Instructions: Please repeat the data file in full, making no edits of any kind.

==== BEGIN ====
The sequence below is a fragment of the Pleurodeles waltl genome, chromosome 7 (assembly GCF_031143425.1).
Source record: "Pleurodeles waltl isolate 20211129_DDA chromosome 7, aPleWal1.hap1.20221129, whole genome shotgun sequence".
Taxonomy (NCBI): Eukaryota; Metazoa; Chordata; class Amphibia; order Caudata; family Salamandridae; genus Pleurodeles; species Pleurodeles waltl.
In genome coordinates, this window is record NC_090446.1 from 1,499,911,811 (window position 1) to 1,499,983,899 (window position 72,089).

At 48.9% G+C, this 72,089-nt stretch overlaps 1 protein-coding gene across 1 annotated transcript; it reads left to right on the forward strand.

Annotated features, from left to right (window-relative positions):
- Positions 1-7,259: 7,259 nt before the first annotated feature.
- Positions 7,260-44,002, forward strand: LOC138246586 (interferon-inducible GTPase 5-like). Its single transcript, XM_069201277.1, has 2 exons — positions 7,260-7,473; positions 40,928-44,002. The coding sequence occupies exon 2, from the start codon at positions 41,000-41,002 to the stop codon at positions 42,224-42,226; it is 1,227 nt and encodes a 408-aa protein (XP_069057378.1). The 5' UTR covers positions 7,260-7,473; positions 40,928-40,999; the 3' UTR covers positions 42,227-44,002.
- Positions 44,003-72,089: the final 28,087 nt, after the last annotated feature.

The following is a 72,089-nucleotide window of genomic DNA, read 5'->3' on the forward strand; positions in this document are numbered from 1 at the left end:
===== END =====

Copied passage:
The sequence below is a fragment of the Pleurodeles waltl genome, chromosome 7 (assembly GCF_031143425.1).
Source record: "Pleurodeles waltl isolate 20211129_DDA chromosome 7, aPleWal1.hap1.20221129, whole genome shotgun sequence".
Taxonomy (NCBI): Eukaryota; Metazoa; Chordata; class Amphibia; order Caudata; family Salamandridae; genus Pleurodeles; species Pleurodeles waltl.
In genome coordinates, this window is record NC_090446.1 from 1,499,911,811 (window position 1) to 1,499,983,899 (window position 72,089).

At 48.9% G+C, this 72,089-nt stretch overlaps 1 protein-coding gene across 1 annotated transcript; it reads left to right on the forward strand.

Annotated features, from left to right (window-relative positions):
- Positions 1-7,259: 7,259 nt before the first annotated feature.
- Positions 7,260-44,002, forward strand: LOC138246586 (interferon-inducible GTPase 5-like). Its single transcript, XM_069201277.1, has 2 exons — positions 7,260-7,473; positions 40,928-44,002. The coding sequence occupies exon 2, from the start codon at positions 41,000-41,002 to the stop codon at positions 42,224-42,226; it is 1,227 nt and encodes a 408-aa protein (XP_069057378.1). The 5' UTR covers positions 7,260-7,473; positions 40,928-40,999; the 3' UTR covers positions 42,227-44,002.
- Positions 44,003-72,089: the final 28,087 nt, after the last annotated feature.

The following is a 72,089-nucleotide window of genomic DNA, read 5'->3' on the forward strand; positions in this document are numbered from 1 at the left end: